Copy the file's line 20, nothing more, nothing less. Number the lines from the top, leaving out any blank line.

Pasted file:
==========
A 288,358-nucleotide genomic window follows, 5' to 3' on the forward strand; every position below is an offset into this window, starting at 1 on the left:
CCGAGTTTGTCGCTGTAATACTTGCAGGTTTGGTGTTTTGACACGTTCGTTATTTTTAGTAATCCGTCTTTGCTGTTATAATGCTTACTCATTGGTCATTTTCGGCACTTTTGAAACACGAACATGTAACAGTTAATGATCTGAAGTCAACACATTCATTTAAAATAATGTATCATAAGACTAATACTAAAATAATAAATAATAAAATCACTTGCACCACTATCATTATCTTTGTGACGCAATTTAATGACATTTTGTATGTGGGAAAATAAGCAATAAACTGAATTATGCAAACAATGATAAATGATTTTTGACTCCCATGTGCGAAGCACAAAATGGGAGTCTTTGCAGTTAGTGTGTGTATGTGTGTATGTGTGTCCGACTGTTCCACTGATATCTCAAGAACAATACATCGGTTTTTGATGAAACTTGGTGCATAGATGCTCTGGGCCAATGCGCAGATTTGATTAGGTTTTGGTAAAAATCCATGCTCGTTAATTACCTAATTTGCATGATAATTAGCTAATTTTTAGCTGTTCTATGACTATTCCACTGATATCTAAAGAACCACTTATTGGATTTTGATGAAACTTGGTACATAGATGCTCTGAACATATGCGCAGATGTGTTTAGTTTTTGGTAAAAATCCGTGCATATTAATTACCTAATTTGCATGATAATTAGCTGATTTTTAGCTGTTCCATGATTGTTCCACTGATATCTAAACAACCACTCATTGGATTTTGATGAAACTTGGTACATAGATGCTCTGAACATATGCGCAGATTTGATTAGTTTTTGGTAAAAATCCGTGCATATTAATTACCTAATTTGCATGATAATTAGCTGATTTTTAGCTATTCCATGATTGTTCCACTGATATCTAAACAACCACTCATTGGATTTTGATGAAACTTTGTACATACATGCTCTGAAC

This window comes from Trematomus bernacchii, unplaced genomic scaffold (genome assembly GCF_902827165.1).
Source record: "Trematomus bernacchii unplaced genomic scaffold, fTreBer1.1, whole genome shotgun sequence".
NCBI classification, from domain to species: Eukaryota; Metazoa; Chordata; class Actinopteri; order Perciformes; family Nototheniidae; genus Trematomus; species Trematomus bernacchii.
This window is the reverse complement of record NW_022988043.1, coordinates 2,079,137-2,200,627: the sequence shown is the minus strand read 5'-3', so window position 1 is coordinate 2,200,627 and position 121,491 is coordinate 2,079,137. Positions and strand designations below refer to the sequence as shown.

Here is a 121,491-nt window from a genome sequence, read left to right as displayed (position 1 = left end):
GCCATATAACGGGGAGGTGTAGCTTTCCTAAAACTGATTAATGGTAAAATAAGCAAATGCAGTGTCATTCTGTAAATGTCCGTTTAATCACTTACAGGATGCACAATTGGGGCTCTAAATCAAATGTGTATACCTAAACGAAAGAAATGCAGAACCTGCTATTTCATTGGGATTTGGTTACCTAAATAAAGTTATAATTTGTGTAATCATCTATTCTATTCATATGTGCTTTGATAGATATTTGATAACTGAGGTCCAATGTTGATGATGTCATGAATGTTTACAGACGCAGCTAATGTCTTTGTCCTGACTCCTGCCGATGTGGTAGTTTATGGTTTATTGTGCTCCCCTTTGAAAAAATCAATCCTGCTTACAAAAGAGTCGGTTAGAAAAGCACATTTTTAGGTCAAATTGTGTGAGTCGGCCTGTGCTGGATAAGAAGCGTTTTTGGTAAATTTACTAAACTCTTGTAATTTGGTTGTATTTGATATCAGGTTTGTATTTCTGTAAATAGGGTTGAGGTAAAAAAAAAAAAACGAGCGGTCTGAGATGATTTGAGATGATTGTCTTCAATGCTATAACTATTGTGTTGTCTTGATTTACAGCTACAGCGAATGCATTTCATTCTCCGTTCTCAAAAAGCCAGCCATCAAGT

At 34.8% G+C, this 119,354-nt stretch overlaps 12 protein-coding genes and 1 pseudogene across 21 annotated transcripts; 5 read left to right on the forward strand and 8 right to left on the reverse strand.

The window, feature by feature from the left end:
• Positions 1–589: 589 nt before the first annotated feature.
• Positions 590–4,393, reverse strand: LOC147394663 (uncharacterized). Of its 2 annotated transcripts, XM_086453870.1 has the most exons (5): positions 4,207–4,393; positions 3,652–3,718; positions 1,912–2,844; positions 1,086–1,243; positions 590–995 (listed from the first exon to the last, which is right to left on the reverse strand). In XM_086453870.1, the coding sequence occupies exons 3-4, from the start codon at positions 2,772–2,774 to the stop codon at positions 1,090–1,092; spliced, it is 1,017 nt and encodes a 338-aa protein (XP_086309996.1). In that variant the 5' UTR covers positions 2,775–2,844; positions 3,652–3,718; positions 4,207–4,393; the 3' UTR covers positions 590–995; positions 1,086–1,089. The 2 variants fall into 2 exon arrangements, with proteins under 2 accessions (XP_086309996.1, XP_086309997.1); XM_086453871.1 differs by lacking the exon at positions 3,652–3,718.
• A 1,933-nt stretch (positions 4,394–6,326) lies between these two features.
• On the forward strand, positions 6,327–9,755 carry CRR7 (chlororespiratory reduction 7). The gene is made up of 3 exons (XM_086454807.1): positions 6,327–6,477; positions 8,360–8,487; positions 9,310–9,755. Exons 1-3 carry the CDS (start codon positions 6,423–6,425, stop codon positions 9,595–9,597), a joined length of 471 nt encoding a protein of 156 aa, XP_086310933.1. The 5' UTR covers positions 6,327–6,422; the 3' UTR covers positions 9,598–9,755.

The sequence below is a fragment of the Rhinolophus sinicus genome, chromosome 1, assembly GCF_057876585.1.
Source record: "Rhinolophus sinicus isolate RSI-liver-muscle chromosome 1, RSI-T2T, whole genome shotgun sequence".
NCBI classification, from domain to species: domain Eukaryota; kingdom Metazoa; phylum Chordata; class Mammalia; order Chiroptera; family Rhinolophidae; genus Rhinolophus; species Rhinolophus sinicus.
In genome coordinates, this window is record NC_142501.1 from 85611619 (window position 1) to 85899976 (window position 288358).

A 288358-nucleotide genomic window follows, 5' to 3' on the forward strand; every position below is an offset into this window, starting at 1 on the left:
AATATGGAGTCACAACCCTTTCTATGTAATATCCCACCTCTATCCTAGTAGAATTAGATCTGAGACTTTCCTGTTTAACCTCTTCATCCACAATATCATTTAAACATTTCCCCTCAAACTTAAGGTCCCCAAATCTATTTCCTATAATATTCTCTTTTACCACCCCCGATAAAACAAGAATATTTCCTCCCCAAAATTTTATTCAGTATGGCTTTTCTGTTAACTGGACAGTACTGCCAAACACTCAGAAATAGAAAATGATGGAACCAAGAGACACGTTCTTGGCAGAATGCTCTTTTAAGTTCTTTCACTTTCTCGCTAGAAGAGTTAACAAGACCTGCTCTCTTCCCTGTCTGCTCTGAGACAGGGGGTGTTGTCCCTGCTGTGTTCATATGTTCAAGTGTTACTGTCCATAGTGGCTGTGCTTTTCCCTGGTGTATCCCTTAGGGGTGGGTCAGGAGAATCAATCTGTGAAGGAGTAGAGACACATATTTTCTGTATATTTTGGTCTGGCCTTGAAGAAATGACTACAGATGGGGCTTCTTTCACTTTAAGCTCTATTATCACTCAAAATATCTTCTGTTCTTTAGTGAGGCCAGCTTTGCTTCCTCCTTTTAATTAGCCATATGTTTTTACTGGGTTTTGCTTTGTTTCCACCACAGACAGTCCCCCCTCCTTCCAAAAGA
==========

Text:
AATATGGAGTCACAACCCTTTCTATGTAATATCCCACCTCTATCCTAGTAGAATTAGATCTGAGACTTTCCTGTTTAACCTCTTCATCCACAATATCATTTAAACATTTCCCCTCAAACTTAAGGTCCCCAAATCTATTTCCTATAATATTCTCTTTTACCACCCCCGATAAAACAAGAATATTTCCTCCCCAAAATTTTATTCAGTATGGCTTTTCTGTTAACTGGACAGTACTGCCAAACACTCAGAAATAGAAAATGATGGAACCAAGAGACACGTTCTTGGCAGAATGCTCTTTTAAGTTCTTTCACTTTCTCGCTAGAAGAGTTAACAAGACCTGCTCTCTTCCCTGTCTGCTCTGAGACAGGGGGTGTTGTCCCTGCTGTGTTCATATGTTCAAGTGTTACTGTCCATAGTGGCTGTGCTTTTCCCTGGTGTATCCCTTAGGGGTGGGTCAGGAGAATCAATCTGTGAAGGAGTAGAGACACATATTTTCTGTATATTTTGGTCTGGCCTTGAAGAAATGACTACAGATGGGGCTTCTTTCACTTTAAGCTCTATTATCACTCAAAATATCTTCTGTTCTTTAGTGAGGCCAGCTTTGCTTCCTCCTTTTAATTAGCCATATGTTTTTACTGGGTTTTGCTTTGTTTCCACCACAGACAGTCCCCCCTCCTTCCAAAAGA